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Liability in Active Shooter Scenarios


Liability for Active Shooter Incident

When an active shooting incident occurs, who is to blame? The shooter, obviously. But what about the business where the active shooting takes place? In some cases, businesses may be held liable for violent crimes that occur on their premises, even if the perpetrator is unconnected to the business. As active shooting events become more common and grocery stores often end up being targets, this is a risk that cannot be ignored.


Shootings at Grocery Stores


On May 14, 2022, a gunman opened fire in a supermarket in Buffalo, New York. According to AP News, 10 shoppers and workers were killed, and three more people were wounded.

This is not the first time an active shooter has chosen a grocery store as the location for an assault. On March 22, 2021, another man opened fire at a supermarket in Boulder, Colorado. According to CNN, 10 people were killed, including a store manager and a police officer.


It may not be mere coincidence that grocery stores were chosen by both perpetrators. Grocery stores and other businesses that are open to the public may be attractive targets for shooters who are looking for crowded spaces that they can enter easily.


The FBI keeps track of active shooter incidents like the two that occurred in grocery stores. These are events that do not include self-defense, gang violence, drug violence, contained domestic disputes, controlled hostage situations, crossfire related to other ongoing criminal acts, and actions that don’t put people in danger. In recent years, the number of active shooter events has increased dramatically. In 2019, there were 30 active shooter incidents. In 2020, the number increased 33% to 40. In 2021, the number increased 52.5% to 61.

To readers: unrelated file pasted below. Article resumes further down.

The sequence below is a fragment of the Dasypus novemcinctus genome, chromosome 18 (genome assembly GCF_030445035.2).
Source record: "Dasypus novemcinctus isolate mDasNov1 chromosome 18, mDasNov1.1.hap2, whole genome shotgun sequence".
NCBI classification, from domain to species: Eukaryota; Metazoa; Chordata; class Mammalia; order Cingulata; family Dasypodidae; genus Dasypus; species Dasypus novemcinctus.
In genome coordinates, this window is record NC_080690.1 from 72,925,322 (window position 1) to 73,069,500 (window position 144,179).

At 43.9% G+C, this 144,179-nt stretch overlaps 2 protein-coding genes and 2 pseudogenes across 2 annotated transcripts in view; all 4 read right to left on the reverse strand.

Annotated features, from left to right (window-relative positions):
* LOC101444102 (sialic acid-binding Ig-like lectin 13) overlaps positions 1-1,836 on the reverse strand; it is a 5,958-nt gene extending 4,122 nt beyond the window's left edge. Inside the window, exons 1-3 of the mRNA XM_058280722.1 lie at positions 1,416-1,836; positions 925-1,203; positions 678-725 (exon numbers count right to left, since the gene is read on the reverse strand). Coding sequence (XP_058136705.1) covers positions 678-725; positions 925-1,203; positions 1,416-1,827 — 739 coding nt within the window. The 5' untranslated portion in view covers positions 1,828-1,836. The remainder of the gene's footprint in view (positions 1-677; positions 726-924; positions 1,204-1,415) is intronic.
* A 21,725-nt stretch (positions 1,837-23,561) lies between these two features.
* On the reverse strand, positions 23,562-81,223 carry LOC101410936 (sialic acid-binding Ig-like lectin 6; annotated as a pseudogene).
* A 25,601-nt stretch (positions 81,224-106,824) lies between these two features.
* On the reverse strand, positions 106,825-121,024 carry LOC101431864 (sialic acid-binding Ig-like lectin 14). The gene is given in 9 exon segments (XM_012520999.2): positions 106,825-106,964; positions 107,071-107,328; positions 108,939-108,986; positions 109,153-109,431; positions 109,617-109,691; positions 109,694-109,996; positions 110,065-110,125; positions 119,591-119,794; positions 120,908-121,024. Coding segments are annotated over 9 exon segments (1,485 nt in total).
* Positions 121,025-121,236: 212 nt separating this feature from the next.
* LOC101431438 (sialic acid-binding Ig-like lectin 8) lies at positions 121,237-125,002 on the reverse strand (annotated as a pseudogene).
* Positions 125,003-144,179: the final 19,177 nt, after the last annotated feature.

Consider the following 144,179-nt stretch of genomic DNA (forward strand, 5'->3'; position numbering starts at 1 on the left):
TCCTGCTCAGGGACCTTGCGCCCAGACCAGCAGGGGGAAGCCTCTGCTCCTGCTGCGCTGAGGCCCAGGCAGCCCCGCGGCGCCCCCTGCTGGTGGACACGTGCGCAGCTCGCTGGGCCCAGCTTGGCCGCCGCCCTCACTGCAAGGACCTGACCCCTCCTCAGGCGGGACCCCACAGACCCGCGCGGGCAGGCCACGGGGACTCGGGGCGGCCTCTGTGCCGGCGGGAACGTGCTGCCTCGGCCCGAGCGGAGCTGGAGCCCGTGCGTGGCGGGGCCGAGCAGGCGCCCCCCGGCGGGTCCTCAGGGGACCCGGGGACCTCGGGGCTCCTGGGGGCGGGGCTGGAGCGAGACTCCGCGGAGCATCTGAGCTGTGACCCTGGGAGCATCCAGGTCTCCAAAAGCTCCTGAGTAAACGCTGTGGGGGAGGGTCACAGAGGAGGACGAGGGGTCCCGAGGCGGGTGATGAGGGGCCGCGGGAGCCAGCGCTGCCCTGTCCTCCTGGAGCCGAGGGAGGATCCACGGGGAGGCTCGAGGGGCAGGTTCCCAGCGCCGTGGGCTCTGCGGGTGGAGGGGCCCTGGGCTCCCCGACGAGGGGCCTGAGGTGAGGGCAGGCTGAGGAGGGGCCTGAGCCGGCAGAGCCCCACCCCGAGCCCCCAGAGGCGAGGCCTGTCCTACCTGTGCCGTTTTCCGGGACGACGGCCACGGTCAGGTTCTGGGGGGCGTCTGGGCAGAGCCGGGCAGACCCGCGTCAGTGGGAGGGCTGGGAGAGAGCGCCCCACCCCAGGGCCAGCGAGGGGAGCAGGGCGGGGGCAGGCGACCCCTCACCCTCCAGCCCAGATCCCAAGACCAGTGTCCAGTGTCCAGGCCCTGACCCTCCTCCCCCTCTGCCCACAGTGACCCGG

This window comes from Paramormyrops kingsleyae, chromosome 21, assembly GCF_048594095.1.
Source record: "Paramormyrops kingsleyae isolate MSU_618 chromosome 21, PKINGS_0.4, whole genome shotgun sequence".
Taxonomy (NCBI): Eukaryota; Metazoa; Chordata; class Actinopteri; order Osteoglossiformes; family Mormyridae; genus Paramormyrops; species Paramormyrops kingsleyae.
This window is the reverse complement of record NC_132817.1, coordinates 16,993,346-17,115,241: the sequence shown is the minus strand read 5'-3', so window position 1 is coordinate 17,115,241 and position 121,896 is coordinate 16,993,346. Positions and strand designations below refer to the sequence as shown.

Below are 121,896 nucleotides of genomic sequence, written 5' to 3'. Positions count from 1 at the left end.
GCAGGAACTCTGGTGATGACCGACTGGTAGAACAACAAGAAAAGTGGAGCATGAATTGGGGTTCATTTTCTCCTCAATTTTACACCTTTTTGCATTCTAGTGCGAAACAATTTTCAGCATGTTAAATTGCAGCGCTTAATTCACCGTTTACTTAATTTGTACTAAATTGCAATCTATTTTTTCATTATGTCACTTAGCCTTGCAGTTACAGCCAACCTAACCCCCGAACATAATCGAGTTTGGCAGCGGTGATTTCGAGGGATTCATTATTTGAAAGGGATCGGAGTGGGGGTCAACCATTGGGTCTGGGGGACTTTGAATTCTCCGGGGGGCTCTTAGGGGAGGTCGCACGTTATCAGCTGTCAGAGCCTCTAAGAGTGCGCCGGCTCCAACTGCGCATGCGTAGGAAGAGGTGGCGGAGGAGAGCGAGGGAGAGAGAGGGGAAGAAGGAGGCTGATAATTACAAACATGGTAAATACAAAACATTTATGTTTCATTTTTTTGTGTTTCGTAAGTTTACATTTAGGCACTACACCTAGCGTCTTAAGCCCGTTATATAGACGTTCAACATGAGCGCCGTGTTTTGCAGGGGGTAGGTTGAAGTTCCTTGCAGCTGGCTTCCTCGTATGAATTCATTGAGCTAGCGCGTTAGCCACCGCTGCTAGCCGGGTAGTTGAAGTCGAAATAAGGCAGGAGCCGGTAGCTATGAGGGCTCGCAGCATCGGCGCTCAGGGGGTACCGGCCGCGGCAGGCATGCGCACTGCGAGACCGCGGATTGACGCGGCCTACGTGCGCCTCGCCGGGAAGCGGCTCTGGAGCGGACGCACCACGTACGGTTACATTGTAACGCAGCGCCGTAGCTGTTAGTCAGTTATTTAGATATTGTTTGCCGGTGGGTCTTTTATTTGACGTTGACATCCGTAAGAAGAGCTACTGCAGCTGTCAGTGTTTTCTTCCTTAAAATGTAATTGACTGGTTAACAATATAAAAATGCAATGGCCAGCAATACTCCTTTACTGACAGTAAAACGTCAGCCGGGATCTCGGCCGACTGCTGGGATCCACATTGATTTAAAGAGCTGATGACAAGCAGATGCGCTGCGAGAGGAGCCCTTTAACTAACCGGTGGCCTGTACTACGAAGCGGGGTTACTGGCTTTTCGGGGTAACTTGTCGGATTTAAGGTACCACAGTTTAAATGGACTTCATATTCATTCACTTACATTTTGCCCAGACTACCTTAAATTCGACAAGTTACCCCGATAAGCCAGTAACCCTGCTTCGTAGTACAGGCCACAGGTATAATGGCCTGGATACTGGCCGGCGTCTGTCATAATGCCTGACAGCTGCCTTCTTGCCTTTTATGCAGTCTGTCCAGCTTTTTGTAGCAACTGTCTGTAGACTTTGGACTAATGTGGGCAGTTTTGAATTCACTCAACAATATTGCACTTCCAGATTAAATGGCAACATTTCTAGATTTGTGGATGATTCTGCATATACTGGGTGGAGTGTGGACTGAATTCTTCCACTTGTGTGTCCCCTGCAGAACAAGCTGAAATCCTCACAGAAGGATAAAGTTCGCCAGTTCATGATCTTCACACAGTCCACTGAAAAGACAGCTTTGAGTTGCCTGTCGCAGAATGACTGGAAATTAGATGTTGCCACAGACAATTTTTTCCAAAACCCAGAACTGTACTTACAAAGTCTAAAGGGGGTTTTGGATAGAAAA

More than half of the 61 active shooter incidents that occurred in 2021 happened in places of commerce. In total, 32 incidents happened in places of commerce, including 28 that happened in business environments that are open to pedestrian traffic.


How Grocery Stores Can Be Held Liable


After an active shooter event, the business where the incident took place could face litigation. This is true even if the assailant had no connection to the business.


In one very notable example of this, MGM was sued by victims of a mass shooting that occurred near the Mandalay Bay Casino in Las Vegas in 2017. According to Property Casualty 360, a judge approved an $800 million settlement. MGM has insurance coverage in the amount of $751 million available, and the remaining $49 million is expected to come from the company’s funds.


In another case, CVS Pharmacy was sued in connection to a shooting that took place in 2012. According to Claims Journal, a customer was shot, and a Georgia appeals court upheld a $43 million premises liability verdict on the grounds that the company failed to take security measures to prevent the shooting.


Other Insurance Implications


The American Bar Association reports that first-party loss and workers’ compensation elements of such events can be equally significant. In some respects, property and workers’ compensation insurers have been more responsive to these types of risks, offering products that combine risk assessment and loss control with tailored coverages better designed to respond to the unique impacts and expenses that besieged businesses may face.


Grocery Stores and the Duty of Care


Recent lawsuits have shown that businesses can be considered to have a duty of care when it comes to protecting their employees and customers from dangers associated with violent crime.

This may be especially true in areas that are known to have a high rate of criminal activity, meaning that the business operators could foresee the risk. However, as mass shooting incidents increase around the country, every business should be aware of this threat.


Grocery store operators should take steps to reduce their risks. There are three key areas to consider:

  • Increase Security. This may involve hiring security personnel and installing security systems and cameras.

  • Create an Emergency Response Plan. Train workers on how to respond to an active shooter incident.

  • Secure Insurance Coverage. Talk to your RiskPoint agent about how your property, liability and workers’ compensation policies will respond to Active Shooter exposures. Take advantage of any loss prevention resources available, and ask your agent if you should raise policy limits.

Download a PDF of this article to share with others on your team, and reach out to the RiskPoint Grocery Team to learn more.


Joe Scarpello Melissa Johnson

253.444.5584 253.444.5654

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